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Semin Nephrol. 2010 Mar;30(2):203-14. doi: 10.1016/j.semnephrol.2010.01.011.

Patient responses to genetic information: studies of patients with hereditary cancer syndromes identify issues for use of genetic testing in nephrology practice.

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Social and Behavioral Research Branch, National Human Genome Research Institute, National Institutes of Health, Bethesda, MD, USA.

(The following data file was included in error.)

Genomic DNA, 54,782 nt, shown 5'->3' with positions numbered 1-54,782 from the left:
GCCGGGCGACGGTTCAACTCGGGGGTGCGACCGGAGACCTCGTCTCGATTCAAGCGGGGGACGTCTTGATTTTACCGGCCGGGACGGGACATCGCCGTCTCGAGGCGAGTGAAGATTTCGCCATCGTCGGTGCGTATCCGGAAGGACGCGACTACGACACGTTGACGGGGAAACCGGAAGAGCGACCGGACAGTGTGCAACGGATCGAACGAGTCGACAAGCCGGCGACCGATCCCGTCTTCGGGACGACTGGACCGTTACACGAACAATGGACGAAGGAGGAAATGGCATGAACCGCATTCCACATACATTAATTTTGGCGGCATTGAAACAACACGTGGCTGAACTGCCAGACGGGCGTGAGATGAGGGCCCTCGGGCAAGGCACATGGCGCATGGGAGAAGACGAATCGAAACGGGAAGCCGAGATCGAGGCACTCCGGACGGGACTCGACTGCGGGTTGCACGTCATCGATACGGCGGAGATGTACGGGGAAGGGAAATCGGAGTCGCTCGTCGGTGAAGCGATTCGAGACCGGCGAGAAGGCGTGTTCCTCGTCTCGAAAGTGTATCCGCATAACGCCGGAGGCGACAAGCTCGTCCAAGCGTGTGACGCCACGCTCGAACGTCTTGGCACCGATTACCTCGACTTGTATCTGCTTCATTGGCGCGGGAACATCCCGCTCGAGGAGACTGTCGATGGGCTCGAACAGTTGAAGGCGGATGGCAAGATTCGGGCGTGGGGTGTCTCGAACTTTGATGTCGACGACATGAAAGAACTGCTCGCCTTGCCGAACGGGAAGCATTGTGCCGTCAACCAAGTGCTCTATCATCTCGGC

Advances in the genetic basis of kidney disease may mean that genetic testing is increasingly important in reducing disease morbidity and mortality among patients. However, there is little research examining patient responses to genetic information for Mendelian and common kidney diseases. Existing research on kidney and other hereditary cancer syndromes can inform three major issues relevant to the nephrology context as follows: (1) how patients understand their risk of disease after genetic counseling and testing, (2) their emotional responses to the information, and (3) their uptake of recommended risk-reducing strategies. Prior research suggests that genetic counseling and testing may improve patient understanding of genetics, but patients still might not fully understand the meaning of their results for disease risk. Genetic counseling and testing does not appear to result in long-term negative emotional effects among patients who carry mutations or those who do not. Finally, although genetic counseling and testing may improve adherence to recommended screening strategies, adherence varies substantially across different risk-reduction options. Previous research also suggests that computer-based interventions might be a useful adjunct to genetic counseling approaches. Examining whether and how these prior findings relate to the context of hereditary kidney disease is an important area for future research.

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